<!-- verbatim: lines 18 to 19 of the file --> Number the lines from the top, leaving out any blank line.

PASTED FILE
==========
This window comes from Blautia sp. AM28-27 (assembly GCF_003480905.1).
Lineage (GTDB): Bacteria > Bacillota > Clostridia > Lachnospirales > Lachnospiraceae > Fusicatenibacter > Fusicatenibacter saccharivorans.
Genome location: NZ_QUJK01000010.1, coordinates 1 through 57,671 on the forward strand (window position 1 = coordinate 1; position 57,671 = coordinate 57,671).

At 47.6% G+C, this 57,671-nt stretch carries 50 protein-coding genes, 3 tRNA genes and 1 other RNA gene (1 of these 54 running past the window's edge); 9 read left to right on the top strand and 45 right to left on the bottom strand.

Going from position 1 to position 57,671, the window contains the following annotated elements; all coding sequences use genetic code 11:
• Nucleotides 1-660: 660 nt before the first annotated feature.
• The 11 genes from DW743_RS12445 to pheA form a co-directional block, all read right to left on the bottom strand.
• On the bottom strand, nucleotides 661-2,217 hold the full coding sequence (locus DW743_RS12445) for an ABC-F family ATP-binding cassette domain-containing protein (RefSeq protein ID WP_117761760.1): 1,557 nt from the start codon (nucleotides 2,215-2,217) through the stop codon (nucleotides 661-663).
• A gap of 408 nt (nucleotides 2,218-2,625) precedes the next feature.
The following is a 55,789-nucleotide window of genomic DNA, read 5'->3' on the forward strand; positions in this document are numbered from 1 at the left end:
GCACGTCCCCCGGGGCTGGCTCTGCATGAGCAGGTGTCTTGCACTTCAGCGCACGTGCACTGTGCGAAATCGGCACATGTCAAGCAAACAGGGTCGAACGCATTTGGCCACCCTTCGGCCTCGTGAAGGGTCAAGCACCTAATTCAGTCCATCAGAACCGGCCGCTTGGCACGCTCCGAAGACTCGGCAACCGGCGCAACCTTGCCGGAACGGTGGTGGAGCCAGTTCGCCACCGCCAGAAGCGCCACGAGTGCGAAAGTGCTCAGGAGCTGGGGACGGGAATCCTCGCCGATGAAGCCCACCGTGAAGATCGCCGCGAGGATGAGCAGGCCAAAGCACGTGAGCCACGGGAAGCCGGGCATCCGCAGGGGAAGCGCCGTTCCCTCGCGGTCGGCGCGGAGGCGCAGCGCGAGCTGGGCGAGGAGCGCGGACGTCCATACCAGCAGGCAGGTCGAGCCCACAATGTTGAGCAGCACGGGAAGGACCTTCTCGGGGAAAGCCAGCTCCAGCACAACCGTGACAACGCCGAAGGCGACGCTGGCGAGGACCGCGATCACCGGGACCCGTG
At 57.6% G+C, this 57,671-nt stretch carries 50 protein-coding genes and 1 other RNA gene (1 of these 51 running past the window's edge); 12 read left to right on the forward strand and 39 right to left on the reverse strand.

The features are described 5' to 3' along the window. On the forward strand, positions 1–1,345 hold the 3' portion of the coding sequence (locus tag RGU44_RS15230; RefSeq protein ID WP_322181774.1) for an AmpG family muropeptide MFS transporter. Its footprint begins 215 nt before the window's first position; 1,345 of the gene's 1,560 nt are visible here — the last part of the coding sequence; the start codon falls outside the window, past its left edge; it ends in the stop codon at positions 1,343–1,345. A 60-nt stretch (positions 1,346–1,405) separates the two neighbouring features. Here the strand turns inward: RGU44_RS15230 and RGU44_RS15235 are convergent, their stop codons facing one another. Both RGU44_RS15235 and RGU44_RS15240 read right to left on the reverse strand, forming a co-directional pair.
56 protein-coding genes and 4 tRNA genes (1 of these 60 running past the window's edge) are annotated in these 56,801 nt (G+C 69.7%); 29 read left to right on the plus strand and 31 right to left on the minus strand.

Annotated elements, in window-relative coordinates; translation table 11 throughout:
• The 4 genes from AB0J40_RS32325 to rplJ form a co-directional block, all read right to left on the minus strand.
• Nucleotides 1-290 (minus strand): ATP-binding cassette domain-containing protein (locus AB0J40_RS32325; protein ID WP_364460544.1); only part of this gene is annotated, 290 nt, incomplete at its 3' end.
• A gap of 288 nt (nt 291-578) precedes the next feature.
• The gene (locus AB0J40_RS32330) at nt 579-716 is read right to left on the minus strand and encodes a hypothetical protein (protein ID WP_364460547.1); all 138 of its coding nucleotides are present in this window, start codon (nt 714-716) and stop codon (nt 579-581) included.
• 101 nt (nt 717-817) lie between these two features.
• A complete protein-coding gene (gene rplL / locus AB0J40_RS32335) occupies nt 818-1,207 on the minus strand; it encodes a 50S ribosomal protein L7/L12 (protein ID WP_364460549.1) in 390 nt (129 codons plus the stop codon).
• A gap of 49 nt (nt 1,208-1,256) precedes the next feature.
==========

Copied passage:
• A gap of 288 nt (nt 291-578) precedes the next feature.
• The gene (locus AB0J40_RS32330) at nt 579-716 is read right to left on the minus strand and encodes a hypothetical protein (protein ID WP_364460547.1); all 138 of its coding nucleotides are present in this window, start codon (nt 714-716) and stop codon (nt 579-581) included.